Previous research has examined associations between HOLC redlining, housing, and health in specific areas of the U.S., but it is not clear whether government redlining still shapes neighborhood opportunity and life expectancy for children born in the U.S. today and the Boston metro area in particular.
Using a novel dataset, we find persistent effects of HOLC redlining on present-day life expectancy and children’s access to neighborhood opportunity. Our dataset includes, for every 2010 census tract, the proportion of the tract area covered by A, B, C, and D HOLC ratings, drawing on HOLC maps digitized by the University of Virginia’s Digital Scholarship Lab. We combine these data with 1940 census tract data mapped to 2010 census tracts. Our census tract level outcomes are the Child Opportunity Index 2.0 (diversitydatakids.org) and life expectancy (CDC) measured in 2015.
Our preliminary results show a sizeable effect of redlining on life expectancy and neighborhood opportunity that is robust to adjustment for 1940 census tract neighborhood racial/ethnic composition and socioeconomic status across the U.S. The associations for the Boston metro area, however, appear to deviate from this national pattern, which we will further clarify through spatial and historical analysis. Overall, these findings illustrate the pernicious persistence of structural racism in the present-day geography of opportunity that has resulted from racist government policies at the federal, state, and local levels. Our findings illustrate the culpability and responsibility of the real estate sector for present-day inequalities, having facilitated and profited from opportunity hoarding by white families at the expense of all others.
Luisa Godinez-Puig, Boston University. Immigrants Lead Boston: Working to Build Stronger Civic Engagement with Immigrant Communities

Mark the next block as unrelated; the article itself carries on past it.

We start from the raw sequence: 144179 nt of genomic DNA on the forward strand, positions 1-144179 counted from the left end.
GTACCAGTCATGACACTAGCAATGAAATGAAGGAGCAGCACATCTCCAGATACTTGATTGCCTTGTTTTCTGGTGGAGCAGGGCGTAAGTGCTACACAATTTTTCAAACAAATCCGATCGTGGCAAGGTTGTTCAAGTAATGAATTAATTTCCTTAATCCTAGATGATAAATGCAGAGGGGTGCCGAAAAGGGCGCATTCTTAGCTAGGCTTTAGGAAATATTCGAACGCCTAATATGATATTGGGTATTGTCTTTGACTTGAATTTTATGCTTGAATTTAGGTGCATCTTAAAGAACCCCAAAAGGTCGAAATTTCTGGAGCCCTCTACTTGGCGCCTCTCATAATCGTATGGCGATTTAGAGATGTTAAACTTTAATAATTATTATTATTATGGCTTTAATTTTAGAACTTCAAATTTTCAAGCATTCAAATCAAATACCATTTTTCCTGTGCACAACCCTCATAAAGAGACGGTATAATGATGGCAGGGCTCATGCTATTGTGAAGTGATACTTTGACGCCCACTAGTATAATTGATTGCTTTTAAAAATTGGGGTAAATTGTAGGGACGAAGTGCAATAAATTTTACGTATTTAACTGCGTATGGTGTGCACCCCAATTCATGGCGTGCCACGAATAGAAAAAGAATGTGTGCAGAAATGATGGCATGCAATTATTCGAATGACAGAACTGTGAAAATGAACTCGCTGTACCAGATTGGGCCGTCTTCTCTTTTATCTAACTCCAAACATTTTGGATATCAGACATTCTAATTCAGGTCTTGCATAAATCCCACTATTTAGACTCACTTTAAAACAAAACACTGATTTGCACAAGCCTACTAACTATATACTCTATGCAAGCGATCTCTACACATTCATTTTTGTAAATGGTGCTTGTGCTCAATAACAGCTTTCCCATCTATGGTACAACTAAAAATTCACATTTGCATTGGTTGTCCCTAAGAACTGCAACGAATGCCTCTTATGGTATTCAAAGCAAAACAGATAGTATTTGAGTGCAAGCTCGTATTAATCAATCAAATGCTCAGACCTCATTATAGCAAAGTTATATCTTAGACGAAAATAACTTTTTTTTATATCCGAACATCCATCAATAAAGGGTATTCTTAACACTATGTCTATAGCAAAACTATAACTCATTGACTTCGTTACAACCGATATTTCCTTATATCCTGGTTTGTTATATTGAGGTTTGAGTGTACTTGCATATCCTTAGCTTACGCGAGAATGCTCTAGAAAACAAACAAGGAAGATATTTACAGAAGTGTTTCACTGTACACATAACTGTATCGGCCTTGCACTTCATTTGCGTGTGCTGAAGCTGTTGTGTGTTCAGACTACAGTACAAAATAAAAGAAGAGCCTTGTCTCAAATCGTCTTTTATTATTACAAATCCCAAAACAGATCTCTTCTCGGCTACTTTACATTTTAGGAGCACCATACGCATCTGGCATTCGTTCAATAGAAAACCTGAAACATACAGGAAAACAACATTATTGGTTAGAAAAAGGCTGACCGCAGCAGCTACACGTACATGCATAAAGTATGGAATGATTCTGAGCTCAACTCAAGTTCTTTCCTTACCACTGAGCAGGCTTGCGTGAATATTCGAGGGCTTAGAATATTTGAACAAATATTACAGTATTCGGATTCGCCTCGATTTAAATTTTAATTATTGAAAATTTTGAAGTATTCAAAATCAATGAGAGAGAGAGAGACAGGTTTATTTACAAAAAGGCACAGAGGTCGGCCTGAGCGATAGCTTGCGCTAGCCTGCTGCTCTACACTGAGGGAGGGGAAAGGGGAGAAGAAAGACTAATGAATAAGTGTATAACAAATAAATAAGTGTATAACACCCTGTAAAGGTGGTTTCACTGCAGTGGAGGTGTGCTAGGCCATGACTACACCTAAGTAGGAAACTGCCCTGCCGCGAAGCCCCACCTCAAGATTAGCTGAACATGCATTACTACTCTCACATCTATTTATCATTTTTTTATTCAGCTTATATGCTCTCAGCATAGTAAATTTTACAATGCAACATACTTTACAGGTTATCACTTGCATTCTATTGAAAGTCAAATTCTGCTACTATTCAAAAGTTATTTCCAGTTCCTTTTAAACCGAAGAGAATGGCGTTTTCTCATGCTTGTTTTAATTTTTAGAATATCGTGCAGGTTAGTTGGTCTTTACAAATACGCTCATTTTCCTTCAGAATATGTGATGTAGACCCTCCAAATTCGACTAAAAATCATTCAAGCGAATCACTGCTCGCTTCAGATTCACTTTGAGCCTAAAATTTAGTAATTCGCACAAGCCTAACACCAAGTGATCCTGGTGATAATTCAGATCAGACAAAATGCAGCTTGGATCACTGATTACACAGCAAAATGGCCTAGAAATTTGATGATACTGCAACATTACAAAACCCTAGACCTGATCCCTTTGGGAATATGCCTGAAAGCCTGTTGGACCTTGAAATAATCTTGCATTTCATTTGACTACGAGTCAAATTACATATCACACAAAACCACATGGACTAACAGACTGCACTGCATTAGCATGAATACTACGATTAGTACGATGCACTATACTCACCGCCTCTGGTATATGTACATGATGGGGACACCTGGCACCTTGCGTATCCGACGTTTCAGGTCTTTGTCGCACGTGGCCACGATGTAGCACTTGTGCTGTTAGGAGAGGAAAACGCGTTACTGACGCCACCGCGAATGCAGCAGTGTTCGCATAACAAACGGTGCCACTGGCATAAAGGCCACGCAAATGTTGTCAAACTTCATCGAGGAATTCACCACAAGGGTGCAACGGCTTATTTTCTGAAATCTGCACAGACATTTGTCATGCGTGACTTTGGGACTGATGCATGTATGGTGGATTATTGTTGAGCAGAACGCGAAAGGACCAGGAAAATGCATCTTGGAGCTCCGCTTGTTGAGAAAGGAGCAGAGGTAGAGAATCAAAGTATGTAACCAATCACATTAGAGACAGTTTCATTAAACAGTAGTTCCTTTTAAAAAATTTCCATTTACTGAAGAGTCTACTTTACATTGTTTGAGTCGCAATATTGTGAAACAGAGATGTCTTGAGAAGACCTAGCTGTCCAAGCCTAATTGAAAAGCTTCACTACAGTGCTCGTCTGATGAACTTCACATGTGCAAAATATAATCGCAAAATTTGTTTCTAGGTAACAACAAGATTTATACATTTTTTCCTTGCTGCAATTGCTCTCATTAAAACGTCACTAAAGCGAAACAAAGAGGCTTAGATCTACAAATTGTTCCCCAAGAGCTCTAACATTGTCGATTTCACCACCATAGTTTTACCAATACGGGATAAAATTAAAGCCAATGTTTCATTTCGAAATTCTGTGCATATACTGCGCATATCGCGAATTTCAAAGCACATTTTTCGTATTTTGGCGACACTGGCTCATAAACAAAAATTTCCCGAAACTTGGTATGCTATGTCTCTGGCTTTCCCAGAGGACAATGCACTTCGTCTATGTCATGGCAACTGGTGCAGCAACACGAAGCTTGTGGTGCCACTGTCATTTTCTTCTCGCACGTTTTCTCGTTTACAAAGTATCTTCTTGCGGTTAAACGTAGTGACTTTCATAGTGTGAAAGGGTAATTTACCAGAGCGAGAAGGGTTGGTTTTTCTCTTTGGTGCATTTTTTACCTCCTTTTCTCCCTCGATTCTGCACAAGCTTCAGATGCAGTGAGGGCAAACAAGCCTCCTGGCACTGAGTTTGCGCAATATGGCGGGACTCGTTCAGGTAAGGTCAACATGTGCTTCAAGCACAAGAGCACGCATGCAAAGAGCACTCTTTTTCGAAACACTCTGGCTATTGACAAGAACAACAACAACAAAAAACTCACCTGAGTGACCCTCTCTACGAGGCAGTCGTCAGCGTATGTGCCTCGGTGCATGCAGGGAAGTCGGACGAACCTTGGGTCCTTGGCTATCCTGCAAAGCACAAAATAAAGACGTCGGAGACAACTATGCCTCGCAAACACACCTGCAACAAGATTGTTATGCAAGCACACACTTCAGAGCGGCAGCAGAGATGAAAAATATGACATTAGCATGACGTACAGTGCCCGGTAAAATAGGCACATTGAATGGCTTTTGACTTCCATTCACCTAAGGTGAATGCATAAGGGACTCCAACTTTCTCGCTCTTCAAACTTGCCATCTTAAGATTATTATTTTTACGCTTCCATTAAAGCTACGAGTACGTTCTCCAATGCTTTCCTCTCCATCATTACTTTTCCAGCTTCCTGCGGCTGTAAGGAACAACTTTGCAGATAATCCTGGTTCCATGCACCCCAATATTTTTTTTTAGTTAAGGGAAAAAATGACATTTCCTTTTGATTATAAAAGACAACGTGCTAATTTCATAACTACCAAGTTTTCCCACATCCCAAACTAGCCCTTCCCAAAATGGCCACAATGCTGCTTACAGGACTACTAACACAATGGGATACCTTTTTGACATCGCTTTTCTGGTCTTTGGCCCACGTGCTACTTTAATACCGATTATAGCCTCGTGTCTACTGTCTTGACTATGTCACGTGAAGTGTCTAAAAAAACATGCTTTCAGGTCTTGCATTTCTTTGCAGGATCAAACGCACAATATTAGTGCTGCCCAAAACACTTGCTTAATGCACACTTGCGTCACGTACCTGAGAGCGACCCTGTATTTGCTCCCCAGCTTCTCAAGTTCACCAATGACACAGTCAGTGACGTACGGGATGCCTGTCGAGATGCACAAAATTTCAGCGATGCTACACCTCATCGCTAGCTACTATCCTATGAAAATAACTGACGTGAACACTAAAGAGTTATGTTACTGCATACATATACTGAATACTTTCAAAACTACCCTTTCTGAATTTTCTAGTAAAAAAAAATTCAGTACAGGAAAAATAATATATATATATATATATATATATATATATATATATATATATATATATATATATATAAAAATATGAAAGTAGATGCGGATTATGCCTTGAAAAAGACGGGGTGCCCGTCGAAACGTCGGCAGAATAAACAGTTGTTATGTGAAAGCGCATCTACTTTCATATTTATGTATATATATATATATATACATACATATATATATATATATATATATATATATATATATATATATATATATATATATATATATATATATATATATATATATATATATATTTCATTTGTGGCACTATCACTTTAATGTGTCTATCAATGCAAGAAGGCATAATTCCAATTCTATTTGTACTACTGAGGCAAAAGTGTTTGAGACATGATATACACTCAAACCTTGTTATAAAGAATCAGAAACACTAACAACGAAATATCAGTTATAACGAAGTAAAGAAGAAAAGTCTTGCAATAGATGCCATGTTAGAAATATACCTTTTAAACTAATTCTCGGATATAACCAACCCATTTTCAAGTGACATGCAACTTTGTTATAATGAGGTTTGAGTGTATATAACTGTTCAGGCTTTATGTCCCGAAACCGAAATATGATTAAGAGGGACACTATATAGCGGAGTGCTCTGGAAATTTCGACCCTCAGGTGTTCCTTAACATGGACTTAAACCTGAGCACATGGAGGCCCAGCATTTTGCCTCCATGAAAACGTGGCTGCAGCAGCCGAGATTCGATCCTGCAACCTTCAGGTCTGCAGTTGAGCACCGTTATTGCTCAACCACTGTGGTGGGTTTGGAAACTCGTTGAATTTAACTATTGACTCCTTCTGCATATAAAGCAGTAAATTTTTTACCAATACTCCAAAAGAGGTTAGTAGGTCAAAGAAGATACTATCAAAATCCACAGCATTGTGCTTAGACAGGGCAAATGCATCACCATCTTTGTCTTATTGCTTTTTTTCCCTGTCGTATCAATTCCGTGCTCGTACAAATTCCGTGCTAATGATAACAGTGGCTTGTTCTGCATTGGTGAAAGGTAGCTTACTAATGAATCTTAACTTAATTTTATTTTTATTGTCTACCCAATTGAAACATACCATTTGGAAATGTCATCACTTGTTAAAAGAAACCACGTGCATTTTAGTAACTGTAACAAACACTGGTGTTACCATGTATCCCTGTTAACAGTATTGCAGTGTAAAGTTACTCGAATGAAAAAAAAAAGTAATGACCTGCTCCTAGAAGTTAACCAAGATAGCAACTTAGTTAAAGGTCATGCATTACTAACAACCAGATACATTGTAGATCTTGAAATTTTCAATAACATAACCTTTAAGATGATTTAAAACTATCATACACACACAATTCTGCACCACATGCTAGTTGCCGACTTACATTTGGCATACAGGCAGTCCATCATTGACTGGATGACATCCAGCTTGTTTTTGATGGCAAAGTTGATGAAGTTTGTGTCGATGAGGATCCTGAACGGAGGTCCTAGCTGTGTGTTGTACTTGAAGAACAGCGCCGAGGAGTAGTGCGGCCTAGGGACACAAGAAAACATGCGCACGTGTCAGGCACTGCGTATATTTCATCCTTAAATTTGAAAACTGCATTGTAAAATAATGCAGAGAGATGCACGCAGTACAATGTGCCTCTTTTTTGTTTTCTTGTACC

Abstract: Inequality in political participation is endemic in local government, with immigrant groups, in particular often reluctant to engage with local officials. Civic education may be an effective tool at mitigating these disparities by providing critical knowledge about local government functions and enhancing trust in government. Boston University partnered with the Mayor’s Office for Immigrant Advancement to evaluate whether the Immigrants Lead Boston program fostered trust in government and civic engagement in attendants. We surveyed participants before and after the program to measure their leadership skills, political knowledge, and engagement with the city of Boston. In addition, we directly observed program sessions to better understand classroom and participation dynamics. Participants gained trust in Boston’s government, acquired considerable knowledge of city government structure and different City of Boston resources, developed leadership skills, and became more civically engaged. These findings can inform leadership and civic education programs for immigrants.
Michael P. Johnson, University of Massachusetts Boston
Abstract: Housing unaffordability and climate change adversely affect the lives of Boston area residents. These crises are amplified by the ongoing COVID-19 pandemic and are especially salient for the most vulnerable residents in our community: low- and moderate-income people and people of color. We believe that that these crises can only be addressed successfully if they are addressed together. However, there is not currently an established body of academic research, municipal plans, or an advocacy agenda that addresses both crises in a systematic way. In this presentation, we describe a community-focused problem structuring process that has resulted in a research agenda for the housing and climate crises as it is experienced by vulnerable urban communities. This research agenda is transdisciplinary, equity-focused, centered on the needs of those who are most affected, rooted in empirical and primary analysis, reflects a critical approach and accommodates diverse analytic methods and disciplinary traditions.
View the panel Pursuing Equitable Access to Transportation panel here.
Moderator: Lisa Jacobson, Senior Program Officer, Barr Foundation
Julianna Horiuchi, Massachusetts Bay Transportation Authority. Putting equity first in the MBTA “Forging Ahead” service cuts